There were several very exciting finishes in sporting events over the past two weeks, all of them in sports that I follow to some extent. The U.S. Women’s National Team won the Soccer World Cup in an amazing show of strength, endurance, and physical prowess. England won the Cricket World Cup for the first time since its inception in 1975, due to a slightly bizarre twist at the end of regulation time. And Novak Djokovic won the Wimbledon Men’s Singles Final, in an impossibly close match against Roger Federer that ended in the first ever fifth set tiebreak and the longest final in Wimbledon history.
Those of you who know me know that I do not usually follow professional sports. However, growing up in Germany as the daughter of Indian immigrants, I played soccer during lunch breaks at school and was exposed to cricket on extended trips to visit family in India. I am now married to a cricket-mad Englishman, so I can hardly avoid the game. My own sport was tennis, which I played competitively for many years, including on my college’s varsity team.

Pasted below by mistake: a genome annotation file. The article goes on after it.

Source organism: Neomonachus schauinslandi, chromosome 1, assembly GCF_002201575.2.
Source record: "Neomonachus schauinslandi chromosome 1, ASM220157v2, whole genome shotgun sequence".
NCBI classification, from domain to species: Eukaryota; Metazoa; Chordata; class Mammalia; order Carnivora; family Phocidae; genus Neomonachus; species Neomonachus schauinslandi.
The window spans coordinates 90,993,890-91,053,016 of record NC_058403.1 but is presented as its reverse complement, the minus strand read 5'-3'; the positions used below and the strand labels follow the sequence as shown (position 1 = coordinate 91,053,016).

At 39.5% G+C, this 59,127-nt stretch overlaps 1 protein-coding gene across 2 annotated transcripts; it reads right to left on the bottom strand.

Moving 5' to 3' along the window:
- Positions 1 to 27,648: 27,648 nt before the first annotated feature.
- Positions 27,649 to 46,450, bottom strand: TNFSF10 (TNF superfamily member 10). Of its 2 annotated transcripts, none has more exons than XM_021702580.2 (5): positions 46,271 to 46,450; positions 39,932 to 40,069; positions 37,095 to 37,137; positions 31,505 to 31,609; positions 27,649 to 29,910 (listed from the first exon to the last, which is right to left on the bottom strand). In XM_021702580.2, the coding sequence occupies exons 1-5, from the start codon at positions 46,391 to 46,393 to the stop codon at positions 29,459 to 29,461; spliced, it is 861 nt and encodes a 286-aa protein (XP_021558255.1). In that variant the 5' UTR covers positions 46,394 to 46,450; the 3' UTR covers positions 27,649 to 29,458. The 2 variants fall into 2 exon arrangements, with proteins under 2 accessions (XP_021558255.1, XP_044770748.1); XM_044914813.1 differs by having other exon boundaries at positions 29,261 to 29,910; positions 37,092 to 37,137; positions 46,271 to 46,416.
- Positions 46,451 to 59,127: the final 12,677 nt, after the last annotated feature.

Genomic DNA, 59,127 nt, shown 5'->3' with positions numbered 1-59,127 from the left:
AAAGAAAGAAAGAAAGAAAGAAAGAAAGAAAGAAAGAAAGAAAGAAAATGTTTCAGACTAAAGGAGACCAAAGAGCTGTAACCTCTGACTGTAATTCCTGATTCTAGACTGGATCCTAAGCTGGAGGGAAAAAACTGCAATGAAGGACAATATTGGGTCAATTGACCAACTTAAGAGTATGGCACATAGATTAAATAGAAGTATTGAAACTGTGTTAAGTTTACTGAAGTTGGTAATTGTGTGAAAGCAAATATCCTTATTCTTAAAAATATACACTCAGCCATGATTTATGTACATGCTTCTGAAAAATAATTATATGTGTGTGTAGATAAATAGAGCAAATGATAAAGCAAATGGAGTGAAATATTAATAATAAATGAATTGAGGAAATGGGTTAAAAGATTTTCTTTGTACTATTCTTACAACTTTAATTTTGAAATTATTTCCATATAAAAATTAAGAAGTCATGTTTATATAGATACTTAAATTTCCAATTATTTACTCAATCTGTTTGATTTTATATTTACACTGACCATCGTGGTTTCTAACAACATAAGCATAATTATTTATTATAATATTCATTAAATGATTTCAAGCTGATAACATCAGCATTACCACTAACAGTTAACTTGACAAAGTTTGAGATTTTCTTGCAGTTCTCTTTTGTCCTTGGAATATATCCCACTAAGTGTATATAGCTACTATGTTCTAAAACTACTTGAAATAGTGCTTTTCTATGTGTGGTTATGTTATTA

Many of my readers will have followed the journey of the U.S. Women’s soccer team. Their training, planning, and team work paid off with a second consecutive (and fourth overall) World Cup victory.
Few, if any, of you will have paid attention to the Cricket World Cup; suffice it to say that excellent playing, combined with a bit of good luck and interpretation of an arcane rule, won the day.
And some of you may have watched the Wimbledon Men’s Final, between two of the game's all-time greats, who have been rivals for more than a decade and who demonstrate incredible grace, humility, and sportsmanship even under immense pressure.
Lessons for Mere Mortals
We may not all be world-class athletes, but we can all benefit from the strategies on display.
If you are part of a negotiation team – whether as attorney and client negotiating a settlement, or as spouses or partners negotiating the price of a house – plan your strategy, assess your goals, priorities, and alternatives, and be clear about each person’s role. Your game plan and its execution are usually well within your control; and on occasion, a bit of good fortune may help you along.
And always remember that grace, professionalism, and civility go a long way towards ensuring a “win” for a competitive home team.